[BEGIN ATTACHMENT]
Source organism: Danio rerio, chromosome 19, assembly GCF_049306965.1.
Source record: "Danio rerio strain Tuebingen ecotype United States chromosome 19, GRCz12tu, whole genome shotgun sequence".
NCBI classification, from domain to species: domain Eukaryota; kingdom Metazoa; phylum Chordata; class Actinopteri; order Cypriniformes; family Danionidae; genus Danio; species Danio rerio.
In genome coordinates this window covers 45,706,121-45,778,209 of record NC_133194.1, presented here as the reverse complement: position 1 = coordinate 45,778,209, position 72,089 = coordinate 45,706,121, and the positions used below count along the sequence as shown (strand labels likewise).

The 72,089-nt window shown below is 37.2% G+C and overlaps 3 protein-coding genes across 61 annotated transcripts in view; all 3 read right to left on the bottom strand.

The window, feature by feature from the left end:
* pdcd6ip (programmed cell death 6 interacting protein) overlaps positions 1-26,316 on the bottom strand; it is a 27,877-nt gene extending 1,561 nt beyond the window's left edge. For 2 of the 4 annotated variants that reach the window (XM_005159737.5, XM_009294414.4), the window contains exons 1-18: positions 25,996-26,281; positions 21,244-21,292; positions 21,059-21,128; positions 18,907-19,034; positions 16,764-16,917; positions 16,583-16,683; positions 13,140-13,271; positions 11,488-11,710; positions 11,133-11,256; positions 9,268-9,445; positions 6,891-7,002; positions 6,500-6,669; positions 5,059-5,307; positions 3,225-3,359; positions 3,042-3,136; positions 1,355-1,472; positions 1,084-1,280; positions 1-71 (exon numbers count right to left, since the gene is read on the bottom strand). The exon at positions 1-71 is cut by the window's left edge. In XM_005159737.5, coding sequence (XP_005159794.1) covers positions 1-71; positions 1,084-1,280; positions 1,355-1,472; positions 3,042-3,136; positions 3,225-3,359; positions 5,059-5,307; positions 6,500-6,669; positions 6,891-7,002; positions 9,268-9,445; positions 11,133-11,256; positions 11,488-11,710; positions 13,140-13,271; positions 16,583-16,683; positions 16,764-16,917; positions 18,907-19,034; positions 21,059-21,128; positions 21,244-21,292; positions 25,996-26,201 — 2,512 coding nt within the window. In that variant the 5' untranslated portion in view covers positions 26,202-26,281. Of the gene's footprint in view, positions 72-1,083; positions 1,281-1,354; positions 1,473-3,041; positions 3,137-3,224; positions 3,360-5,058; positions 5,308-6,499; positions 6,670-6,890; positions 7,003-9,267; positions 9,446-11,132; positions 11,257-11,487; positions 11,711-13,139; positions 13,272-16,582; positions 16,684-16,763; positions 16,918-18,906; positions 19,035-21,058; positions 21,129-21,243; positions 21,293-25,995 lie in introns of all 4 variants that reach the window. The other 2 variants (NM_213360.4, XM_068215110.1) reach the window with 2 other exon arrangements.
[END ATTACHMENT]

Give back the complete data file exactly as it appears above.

Source organism: Danio rerio, chromosome 19, assembly GCF_049306965.1.
Source record: "Danio rerio strain Tuebingen ecotype United States chromosome 19, GRCz12tu, whole genome shotgun sequence".
NCBI classification, from domain to species: domain Eukaryota; kingdom Metazoa; phylum Chordata; class Actinopteri; order Cypriniformes; family Danionidae; genus Danio; species Danio rerio.
In genome coordinates this window covers 45,706,121-45,778,209 of record NC_133194.1, presented here as the reverse complement: position 1 = coordinate 45,778,209, position 72,089 = coordinate 45,706,121, and the positions used below count along the sequence as shown (strand labels likewise).

The 72,089-nt window shown below is 37.2% G+C and overlaps 3 protein-coding genes across 61 annotated transcripts in view; all 3 read right to left on the bottom strand.

The window, feature by feature from the left end:
* pdcd6ip (programmed cell death 6 interacting protein) overlaps positions 1-26,316 on the bottom strand; it is a 27,877-nt gene extending 1,561 nt beyond the window's left edge. For 2 of the 4 annotated variants that reach the window (XM_005159737.5, XM_009294414.4), the window contains exons 1-18: positions 25,996-26,281; positions 21,244-21,292; positions 21,059-21,128; positions 18,907-19,034; positions 16,764-16,917; positions 16,583-16,683; positions 13,140-13,271; positions 11,488-11,710; positions 11,133-11,256; positions 9,268-9,445; positions 6,891-7,002; positions 6,500-6,669; positions 5,059-5,307; positions 3,225-3,359; positions 3,042-3,136; positions 1,355-1,472; positions 1,084-1,280; positions 1-71 (exon numbers count right to left, since the gene is read on the bottom strand). The exon at positions 1-71 is cut by the window's left edge. In XM_005159737.5, coding sequence (XP_005159794.1) covers positions 1-71; positions 1,084-1,280; positions 1,355-1,472; positions 3,042-3,136; positions 3,225-3,359; positions 5,059-5,307; positions 6,500-6,669; positions 6,891-7,002; positions 9,268-9,445; positions 11,133-11,256; positions 11,488-11,710; positions 13,140-13,271; positions 16,583-16,683; positions 16,764-16,917; positions 18,907-19,034; positions 21,059-21,128; positions 21,244-21,292; positions 25,996-26,201 — 2,512 coding nt within the window. In that variant the 5' untranslated portion in view covers positions 26,202-26,281. Of the gene's footprint in view, positions 72-1,083; positions 1,281-1,354; positions 1,473-3,041; positions 3,137-3,224; positions 3,360-5,058; positions 5,308-6,499; positions 6,670-6,890; positions 7,003-9,267; positions 9,446-11,132; positions 11,257-11,487; positions 11,711-13,139; positions 13,272-16,582; positions 16,684-16,763; positions 16,918-18,906; positions 19,035-21,058; positions 21,129-21,243; positions 21,293-25,995 lie in introns of all 4 variants that reach the window. The other 2 variants (NM_213360.4, XM_068215110.1) reach the window with 2 other exon arrangements.